Department of Energy Argonne National Laboratory Office of Science NEWTON's Homepage NEWTON's Homepage
NEWTON, Ask A Scientist!
NEWTON Home Page NEWTON Teachers Visit Our Archives Ask A Question How To Ask A Question Question of the Week Our Expert Scientists Volunteer at NEWTON! Frequently Asked Questions Referencing NEWTON About NEWTON About Ask A Scientist Education At Argonne Nearby and Colliding Cyclones
Name: George
Status: other
Grade: other
Location: VA
Country: N/A
Date: 8/17/2005


Question:
What happens when two tropical cyclones come in close proximity to each other? Their winds would be opposing. What would the be the effect felt on the ground of these opposing winds?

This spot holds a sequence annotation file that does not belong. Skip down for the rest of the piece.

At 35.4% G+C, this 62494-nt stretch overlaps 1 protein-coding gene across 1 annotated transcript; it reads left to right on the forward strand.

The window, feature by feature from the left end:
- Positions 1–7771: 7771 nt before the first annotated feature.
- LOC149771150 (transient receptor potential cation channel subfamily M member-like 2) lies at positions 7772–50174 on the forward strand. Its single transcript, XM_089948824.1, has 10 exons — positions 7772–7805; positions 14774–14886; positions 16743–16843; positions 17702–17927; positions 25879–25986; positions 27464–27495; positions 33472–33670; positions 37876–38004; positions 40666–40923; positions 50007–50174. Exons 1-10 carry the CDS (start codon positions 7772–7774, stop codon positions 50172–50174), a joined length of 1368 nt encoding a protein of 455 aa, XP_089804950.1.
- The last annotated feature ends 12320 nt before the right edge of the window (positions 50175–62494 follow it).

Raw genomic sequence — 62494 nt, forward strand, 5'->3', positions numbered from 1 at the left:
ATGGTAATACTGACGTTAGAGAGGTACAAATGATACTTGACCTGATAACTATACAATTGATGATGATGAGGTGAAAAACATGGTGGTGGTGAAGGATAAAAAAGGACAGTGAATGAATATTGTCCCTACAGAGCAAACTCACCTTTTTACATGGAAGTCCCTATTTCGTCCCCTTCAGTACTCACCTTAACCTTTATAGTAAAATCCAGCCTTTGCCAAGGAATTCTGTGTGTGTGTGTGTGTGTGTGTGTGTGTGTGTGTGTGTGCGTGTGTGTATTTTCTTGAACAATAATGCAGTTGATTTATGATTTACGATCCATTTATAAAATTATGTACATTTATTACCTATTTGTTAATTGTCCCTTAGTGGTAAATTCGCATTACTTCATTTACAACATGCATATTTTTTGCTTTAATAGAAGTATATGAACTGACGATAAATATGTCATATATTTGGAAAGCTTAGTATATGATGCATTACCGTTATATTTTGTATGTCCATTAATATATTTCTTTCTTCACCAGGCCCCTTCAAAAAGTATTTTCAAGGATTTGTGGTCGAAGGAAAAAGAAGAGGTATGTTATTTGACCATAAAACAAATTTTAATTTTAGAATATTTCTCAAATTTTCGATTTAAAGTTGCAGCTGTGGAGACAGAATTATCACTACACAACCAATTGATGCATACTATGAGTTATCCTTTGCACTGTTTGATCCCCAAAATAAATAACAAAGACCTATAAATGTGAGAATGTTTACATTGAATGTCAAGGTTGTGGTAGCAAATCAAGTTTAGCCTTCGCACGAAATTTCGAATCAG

Replies:
The winds may not be opposing. There is a book titled "The Perfect Storm" which describes coalescence of two hurricanes to form a "super" storm that struck New England some years ago. What happens in any particular case would depend upon the details of how the storms interact, but I'd think there would be increased turbulence in any case which is bad for anything in the storm's path.

Vince Calder


Click here to return to the Weather Archives

NEWTON is an electronic community for Science, Math, and Computer Science K-12 Educators, sponsored and operated by Argonne National Laboratory's Educational Programs, Andrew Skipor, Ph.D., Head of Educational Programs.

For assistance with NEWTON contact a System Operator (help@newton.dep.anl.gov), or at Argonne's Educational Programs

NEWTON AND ASK A SCIENTIST
Educational Programs
Building 360
9700 S. Cass Ave.
Argonne, Illinois
60439-4845, USA
Update: June 2012
Weclome To Newton

Argonne National Laboratory